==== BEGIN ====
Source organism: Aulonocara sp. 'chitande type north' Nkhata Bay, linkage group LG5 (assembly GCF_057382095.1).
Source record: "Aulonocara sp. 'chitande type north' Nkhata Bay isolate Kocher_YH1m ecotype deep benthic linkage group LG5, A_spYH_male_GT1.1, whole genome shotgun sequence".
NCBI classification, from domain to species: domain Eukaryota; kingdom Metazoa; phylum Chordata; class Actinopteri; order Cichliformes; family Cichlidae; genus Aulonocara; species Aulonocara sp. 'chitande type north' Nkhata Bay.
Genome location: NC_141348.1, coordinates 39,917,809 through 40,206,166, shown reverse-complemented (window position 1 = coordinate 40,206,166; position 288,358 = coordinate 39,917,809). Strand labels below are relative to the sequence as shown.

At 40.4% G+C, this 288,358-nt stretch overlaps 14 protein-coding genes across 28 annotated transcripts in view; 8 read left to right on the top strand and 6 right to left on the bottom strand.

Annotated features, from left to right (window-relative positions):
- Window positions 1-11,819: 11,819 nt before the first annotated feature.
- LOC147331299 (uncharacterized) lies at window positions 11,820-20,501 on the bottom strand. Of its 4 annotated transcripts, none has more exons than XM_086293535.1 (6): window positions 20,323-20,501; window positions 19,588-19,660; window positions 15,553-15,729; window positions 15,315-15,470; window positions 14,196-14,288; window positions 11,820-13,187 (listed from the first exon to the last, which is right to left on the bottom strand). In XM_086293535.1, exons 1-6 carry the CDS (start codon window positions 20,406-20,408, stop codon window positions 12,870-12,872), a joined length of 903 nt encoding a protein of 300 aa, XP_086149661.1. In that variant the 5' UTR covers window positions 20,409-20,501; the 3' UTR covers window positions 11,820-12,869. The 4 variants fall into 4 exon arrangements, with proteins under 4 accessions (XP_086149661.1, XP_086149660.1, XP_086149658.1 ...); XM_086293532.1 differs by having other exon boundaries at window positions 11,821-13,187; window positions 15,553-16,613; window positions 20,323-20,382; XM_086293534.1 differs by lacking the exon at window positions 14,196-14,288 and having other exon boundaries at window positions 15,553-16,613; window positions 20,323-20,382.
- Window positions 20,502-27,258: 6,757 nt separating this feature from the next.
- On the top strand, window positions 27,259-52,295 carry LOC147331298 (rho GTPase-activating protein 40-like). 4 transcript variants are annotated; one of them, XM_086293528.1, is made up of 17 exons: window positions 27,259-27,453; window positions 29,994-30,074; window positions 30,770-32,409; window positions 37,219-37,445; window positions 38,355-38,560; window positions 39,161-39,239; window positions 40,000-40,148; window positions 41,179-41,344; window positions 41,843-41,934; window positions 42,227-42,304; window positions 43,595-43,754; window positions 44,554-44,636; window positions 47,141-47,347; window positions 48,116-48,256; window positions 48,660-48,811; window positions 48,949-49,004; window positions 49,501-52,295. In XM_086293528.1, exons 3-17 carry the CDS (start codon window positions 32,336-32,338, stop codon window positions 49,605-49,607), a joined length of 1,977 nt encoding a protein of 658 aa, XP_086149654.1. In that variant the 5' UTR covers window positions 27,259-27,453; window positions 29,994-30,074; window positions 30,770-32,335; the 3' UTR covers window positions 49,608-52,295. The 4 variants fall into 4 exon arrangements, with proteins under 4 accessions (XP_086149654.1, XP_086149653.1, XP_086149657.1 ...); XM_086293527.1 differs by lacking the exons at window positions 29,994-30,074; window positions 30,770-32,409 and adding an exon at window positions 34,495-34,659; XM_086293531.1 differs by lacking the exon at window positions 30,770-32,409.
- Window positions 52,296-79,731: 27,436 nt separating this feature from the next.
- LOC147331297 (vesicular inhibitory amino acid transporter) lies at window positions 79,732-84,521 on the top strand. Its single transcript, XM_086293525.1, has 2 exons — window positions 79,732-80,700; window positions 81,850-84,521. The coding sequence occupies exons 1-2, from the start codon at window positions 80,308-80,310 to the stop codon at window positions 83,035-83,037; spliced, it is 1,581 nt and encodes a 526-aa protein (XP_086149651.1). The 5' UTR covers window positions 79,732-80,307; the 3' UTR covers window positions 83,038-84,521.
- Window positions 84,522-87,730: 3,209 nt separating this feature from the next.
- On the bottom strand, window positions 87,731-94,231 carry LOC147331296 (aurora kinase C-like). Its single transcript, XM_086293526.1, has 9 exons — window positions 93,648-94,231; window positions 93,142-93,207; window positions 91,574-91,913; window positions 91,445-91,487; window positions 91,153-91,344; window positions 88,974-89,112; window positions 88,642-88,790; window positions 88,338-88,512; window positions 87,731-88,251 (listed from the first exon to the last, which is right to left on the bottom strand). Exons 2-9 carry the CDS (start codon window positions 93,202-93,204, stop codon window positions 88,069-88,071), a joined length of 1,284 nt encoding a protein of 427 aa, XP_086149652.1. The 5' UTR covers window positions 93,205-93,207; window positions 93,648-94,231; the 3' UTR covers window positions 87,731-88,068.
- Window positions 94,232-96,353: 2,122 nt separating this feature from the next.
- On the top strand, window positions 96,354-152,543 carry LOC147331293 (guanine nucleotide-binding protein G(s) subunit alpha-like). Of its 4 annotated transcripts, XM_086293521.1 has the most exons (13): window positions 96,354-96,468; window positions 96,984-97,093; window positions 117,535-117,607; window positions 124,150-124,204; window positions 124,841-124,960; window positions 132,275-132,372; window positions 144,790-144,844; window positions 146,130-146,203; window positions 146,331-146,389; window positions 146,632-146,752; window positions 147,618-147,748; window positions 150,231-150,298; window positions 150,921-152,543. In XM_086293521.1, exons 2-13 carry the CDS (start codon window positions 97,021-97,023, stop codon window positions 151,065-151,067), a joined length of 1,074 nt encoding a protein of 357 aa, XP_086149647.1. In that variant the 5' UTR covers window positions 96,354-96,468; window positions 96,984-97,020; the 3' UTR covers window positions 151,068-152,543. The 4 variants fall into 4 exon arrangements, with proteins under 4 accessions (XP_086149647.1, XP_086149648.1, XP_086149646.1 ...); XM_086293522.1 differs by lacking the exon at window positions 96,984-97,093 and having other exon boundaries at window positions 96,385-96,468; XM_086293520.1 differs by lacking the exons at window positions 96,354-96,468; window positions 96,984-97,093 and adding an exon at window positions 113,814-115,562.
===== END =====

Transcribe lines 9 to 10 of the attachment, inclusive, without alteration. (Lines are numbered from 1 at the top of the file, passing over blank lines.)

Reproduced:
- Window positions 20,502-27,258: 6,757 nt separating this feature from the next.
- On the top strand, window positions 27,259-52,295 carry LOC147331298 (rho GTPase-activating protein 40-like). 4 transcript variants are annotated; one of them, XM_086293528.1, is made up of 17 exons: window positions 27,259-27,453; window positions 29,994-30,074; window positions 30,770-32,409; window positions 37,219-37,445; window positions 38,355-38,560; window positions 39,161-39,239; window positions 40,000-40,148; window positions 41,179-41,344; window positions 41,843-41,934; window positions 42,227-42,304; window positions 43,595-43,754; window positions 44,554-44,636; window positions 47,141-47,347; window positions 48,116-48,256; window positions 48,660-48,811; window positions 48,949-49,004; window positions 49,501-52,295. In XM_086293528.1, exons 3-17 carry the CDS (start codon window positions 32,336-32,338, stop codon window positions 49,605-49,607), a joined length of 1,977 nt encoding a protein of 658 aa, XP_086149654.1. In that variant the 5' UTR covers window positions 27,259-27,453; window positions 29,994-30,074; window positions 30,770-32,335; the 3' UTR covers window positions 49,608-52,295. The 4 variants fall into 4 exon arrangements, with proteins under 4 accessions (XP_086149654.1, XP_086149653.1, XP_086149657.1 ...); XM_086293527.1 differs by lacking the exons at window positions 29,994-30,074; window positions 30,770-32,409 and adding an exon at window positions 34,495-34,659; XM_086293531.1 differs by lacking the exon at window positions 30,770-32,409.